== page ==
Nick grabbed a chicken breast and headed for the door. Jarrod didn’t have to be told that Nick was going to look for Heath. The lawyer stood and grabbed a second piece of chicken for himself. He kissed his mother’s cheek as he passed.
“We’ll be back as soon as we find him.”
The woman nodded. Unlike her sons, she had no appetite for a second helping, and had taken only a few bites of the drumstick still on her plate. She stood and began clearing the table, while hoping that Jarrod and Nick would find Heath, and that he’d be willing to come back to the house with them.
For several hours that morning, Heath rode over Barkley acreage without a specific destination in mind. He’d thought of going to Strawberry, but there was nothing there for him any longer other than his mother’s grave, and Hannah. Unfortunately, time and age had ravaged the memory of the black woman who had helped raise Heath, which meant having a conversation with her was difficult at best, and impossible at worst. Ten years ago, she would have been a good source for Heath to turn to for an opinion he could trust. But now her opinions were the ramblings of an old woman, and most of the time when she looked at Heath she seemed to see the ten-year-old boy he had once been, and not the grown man he now was. After he’d come into the Barkley money, Heath had wanted to move Hannah away from Strawberry, which was so close to being a ghost town that the spirits of the people who had once inhabited it might as well take over. But Hannah had refused to entertain the notion of relocating to Stockton, so Heath had let her be. He made the journey to Strawberry once a month to check on her, and when he went he always took plenty of supplies with him so she didn’t want for anything from food, to household goods, to the cloth for a new dress.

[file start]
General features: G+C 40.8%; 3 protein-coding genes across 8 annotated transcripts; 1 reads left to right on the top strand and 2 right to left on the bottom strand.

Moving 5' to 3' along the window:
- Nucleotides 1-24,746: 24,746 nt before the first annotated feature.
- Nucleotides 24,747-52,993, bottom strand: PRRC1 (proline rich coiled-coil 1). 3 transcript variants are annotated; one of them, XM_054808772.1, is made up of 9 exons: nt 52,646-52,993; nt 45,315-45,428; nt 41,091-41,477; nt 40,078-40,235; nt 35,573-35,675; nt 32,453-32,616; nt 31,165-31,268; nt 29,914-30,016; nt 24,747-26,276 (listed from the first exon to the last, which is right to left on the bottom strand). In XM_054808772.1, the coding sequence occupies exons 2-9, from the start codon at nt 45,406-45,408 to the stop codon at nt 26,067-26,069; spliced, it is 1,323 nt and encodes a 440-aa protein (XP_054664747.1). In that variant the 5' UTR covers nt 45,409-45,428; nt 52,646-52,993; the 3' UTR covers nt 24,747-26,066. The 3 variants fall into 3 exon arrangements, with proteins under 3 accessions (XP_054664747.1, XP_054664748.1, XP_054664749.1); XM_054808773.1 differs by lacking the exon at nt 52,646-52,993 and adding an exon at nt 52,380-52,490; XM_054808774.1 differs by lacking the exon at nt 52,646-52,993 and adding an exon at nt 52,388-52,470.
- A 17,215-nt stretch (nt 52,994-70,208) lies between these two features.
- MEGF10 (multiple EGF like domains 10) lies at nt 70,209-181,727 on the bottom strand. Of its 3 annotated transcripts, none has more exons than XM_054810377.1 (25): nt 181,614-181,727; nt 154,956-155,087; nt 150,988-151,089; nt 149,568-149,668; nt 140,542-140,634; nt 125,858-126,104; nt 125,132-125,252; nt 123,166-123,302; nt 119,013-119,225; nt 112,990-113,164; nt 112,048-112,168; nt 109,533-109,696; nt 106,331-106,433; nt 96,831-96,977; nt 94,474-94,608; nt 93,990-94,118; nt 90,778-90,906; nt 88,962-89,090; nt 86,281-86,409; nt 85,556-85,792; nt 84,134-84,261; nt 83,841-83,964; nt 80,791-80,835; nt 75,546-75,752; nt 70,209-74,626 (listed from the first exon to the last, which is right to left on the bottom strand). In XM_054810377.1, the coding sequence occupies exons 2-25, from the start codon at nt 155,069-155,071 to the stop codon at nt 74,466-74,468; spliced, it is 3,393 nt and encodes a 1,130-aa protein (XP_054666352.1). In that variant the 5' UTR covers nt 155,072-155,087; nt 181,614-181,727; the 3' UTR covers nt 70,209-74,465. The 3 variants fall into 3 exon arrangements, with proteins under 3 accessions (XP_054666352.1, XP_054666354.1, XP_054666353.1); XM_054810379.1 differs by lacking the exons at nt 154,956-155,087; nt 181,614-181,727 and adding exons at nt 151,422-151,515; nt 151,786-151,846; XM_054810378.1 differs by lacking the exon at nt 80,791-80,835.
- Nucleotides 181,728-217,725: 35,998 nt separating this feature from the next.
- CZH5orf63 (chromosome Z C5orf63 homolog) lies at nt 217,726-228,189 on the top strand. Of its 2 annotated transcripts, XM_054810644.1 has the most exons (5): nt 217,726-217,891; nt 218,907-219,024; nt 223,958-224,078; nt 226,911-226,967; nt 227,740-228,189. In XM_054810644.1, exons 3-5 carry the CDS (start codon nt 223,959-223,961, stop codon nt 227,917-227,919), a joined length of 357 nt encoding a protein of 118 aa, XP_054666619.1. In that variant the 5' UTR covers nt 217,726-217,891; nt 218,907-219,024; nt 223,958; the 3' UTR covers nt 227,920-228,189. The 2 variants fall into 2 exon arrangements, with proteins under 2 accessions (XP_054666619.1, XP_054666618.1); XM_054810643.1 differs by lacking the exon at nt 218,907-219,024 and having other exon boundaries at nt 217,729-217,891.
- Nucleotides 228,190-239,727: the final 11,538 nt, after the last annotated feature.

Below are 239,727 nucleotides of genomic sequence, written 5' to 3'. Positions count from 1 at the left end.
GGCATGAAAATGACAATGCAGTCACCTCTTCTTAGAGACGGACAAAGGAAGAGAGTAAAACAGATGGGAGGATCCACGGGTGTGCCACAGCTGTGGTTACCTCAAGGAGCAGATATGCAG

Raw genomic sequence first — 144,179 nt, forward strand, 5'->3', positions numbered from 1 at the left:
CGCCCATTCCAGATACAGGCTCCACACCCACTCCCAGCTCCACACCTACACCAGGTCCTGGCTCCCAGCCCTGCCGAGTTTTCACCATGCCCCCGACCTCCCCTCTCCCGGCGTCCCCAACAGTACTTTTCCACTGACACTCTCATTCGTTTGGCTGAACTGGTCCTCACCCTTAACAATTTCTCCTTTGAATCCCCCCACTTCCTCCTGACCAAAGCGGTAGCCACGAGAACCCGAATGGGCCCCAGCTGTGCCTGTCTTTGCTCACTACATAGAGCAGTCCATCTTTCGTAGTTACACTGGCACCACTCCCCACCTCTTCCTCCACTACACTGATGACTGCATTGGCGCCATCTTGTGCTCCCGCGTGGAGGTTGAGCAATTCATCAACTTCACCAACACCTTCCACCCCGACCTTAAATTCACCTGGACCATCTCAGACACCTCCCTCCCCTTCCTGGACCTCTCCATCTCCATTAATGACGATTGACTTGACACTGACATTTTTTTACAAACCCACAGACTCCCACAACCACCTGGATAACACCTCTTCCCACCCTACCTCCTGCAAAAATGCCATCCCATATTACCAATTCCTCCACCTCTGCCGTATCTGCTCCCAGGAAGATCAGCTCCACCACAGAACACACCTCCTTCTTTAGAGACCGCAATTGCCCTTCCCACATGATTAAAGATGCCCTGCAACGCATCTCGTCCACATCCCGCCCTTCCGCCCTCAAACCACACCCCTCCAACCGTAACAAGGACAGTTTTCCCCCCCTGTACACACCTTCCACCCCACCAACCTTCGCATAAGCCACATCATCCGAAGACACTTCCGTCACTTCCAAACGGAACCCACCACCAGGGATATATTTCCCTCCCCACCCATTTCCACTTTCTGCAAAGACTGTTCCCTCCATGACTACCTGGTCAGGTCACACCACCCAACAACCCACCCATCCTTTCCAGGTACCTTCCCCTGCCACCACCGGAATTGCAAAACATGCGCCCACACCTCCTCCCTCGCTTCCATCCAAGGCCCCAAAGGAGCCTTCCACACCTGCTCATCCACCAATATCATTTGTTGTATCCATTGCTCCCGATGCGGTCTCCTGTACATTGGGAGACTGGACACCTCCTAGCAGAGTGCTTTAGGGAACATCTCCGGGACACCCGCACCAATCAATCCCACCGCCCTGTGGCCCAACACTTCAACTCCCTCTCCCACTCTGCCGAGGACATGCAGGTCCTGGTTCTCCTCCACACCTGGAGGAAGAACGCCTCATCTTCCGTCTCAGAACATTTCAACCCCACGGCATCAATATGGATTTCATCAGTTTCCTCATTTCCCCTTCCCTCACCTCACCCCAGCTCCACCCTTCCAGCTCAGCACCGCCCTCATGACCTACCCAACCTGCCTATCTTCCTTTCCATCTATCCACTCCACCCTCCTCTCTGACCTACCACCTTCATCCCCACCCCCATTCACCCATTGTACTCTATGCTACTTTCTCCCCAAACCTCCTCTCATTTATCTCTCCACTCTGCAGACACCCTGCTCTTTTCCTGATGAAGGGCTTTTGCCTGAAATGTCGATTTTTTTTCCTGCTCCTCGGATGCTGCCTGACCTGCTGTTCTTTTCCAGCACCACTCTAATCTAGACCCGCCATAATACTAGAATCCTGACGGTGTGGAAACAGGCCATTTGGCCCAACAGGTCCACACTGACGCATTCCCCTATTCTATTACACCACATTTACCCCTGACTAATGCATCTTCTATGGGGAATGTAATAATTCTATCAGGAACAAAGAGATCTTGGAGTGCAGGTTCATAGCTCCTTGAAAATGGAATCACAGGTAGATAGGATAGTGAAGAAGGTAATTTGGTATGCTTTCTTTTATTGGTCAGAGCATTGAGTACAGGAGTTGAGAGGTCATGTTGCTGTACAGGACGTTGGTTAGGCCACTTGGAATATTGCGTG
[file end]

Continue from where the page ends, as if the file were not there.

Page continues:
The other place Heath had thought of heading, was for the ruins of Carterson Prison. However, it would take him weeks to get there on horseback, and even a good deal of time by train, so it wasn’t like he could make the trip and be back home that evening. When he’d first arrived on the Barkley ranch, Heath wouldn’t have thought anything of disappearing without telling his family where he was going, but things were different now, and he’d learned that with a family, came obligations. You didn’t pack up and leave for weeks at a time without letting the people you lived with know where you were headed, and when they could expect you back.